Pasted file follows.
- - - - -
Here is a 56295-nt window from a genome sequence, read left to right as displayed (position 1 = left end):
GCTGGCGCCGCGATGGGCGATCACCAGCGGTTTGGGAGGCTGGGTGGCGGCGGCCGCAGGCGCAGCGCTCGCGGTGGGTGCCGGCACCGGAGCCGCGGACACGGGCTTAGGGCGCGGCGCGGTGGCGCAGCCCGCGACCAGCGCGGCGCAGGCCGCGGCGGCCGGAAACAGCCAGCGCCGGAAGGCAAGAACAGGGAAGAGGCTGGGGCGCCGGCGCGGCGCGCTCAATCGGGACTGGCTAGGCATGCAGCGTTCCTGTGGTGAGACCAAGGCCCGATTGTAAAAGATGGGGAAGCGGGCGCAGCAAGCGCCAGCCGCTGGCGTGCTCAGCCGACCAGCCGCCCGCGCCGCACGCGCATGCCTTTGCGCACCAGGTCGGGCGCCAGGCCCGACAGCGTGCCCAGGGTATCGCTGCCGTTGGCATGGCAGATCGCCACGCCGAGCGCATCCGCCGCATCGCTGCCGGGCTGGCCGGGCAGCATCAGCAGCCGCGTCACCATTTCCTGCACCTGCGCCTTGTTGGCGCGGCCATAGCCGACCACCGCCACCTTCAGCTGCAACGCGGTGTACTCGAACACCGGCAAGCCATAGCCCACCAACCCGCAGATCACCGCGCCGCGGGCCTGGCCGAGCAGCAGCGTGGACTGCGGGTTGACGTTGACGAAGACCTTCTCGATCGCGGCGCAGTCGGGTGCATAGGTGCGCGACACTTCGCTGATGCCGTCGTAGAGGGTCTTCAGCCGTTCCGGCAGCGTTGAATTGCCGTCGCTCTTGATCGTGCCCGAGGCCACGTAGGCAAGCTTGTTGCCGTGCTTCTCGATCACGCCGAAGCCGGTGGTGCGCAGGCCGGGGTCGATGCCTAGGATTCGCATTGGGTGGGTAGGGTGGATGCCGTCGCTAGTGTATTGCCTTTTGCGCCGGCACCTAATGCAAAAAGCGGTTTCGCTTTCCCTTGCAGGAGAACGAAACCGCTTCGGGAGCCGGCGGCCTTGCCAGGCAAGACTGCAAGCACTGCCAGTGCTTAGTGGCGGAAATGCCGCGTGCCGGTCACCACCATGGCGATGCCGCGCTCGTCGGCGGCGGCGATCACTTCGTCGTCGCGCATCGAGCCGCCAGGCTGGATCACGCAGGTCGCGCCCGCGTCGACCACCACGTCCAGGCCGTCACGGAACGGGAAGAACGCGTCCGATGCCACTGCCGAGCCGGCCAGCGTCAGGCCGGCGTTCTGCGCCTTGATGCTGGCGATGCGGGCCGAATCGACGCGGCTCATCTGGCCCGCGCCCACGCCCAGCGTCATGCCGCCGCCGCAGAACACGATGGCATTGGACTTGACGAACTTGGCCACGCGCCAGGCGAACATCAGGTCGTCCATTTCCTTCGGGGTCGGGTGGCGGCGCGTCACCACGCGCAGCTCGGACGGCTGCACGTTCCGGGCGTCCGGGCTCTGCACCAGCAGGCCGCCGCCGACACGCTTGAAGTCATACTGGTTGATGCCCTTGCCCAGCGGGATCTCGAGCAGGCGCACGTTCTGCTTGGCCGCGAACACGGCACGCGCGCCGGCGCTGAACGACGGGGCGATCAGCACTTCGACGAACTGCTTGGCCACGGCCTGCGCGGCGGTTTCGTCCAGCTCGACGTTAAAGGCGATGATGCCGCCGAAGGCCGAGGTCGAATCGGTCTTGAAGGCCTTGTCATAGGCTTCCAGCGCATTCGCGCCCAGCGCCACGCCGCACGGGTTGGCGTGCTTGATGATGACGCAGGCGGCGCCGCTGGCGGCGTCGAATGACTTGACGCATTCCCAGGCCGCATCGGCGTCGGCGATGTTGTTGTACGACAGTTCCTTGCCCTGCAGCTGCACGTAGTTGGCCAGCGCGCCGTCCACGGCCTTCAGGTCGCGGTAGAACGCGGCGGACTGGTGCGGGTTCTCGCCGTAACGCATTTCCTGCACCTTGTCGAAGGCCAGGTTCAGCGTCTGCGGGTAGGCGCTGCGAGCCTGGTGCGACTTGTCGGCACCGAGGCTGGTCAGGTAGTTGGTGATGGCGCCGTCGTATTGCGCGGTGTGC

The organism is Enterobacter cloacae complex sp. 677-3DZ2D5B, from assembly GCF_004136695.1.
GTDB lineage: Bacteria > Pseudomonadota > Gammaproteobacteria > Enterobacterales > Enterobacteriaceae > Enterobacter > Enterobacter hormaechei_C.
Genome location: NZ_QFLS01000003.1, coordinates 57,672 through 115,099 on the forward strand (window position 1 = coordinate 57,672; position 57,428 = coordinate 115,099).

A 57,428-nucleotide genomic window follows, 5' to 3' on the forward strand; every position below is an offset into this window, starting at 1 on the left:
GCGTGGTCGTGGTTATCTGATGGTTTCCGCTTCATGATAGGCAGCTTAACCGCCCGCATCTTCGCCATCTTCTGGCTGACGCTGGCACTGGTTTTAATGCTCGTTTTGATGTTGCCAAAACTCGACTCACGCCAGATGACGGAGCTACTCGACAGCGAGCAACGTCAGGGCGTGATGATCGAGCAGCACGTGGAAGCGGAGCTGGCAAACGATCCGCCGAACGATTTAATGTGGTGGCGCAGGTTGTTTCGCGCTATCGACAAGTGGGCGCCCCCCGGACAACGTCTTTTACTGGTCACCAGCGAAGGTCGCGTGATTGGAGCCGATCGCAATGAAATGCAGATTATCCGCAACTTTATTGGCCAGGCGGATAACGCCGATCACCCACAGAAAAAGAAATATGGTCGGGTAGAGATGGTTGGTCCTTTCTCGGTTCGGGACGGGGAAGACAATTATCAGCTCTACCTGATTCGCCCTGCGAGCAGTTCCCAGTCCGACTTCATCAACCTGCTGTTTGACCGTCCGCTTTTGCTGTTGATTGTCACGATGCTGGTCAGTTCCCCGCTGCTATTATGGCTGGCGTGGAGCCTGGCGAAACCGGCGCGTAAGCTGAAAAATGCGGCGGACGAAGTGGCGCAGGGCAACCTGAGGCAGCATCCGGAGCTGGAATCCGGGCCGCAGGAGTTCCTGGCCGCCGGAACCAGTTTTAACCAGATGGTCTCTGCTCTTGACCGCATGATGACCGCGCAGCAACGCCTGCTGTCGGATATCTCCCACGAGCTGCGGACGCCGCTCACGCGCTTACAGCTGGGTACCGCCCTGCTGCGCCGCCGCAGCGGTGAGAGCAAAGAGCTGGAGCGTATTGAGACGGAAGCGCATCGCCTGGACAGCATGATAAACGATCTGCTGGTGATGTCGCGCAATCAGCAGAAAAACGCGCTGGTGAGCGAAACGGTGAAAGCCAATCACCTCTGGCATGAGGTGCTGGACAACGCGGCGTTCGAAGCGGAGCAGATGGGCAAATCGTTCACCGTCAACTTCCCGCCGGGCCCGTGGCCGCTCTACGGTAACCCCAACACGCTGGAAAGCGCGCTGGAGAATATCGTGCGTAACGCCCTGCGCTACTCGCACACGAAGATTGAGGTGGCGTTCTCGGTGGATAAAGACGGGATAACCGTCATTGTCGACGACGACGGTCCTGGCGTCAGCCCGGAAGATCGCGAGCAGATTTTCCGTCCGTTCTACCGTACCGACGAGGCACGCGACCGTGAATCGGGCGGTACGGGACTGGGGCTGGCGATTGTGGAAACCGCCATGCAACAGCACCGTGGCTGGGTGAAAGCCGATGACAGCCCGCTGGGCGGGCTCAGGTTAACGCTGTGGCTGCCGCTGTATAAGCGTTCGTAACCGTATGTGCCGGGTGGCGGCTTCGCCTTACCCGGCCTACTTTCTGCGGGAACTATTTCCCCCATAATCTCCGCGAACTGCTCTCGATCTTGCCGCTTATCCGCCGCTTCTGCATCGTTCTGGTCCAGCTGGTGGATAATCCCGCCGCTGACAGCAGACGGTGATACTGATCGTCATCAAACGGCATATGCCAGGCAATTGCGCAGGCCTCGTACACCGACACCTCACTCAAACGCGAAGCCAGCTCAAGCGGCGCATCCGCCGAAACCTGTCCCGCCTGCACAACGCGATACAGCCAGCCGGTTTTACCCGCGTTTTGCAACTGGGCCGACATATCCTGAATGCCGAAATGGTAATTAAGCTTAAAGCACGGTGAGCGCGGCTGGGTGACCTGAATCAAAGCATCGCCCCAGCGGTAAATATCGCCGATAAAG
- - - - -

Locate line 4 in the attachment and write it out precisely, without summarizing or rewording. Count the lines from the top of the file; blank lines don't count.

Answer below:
GTDB lineage: Bacteria > Pseudomonadota > Gammaproteobacteria > Enterobacterales > Enterobacteriaceae > Enterobacter > Enterobacter hormaechei_C.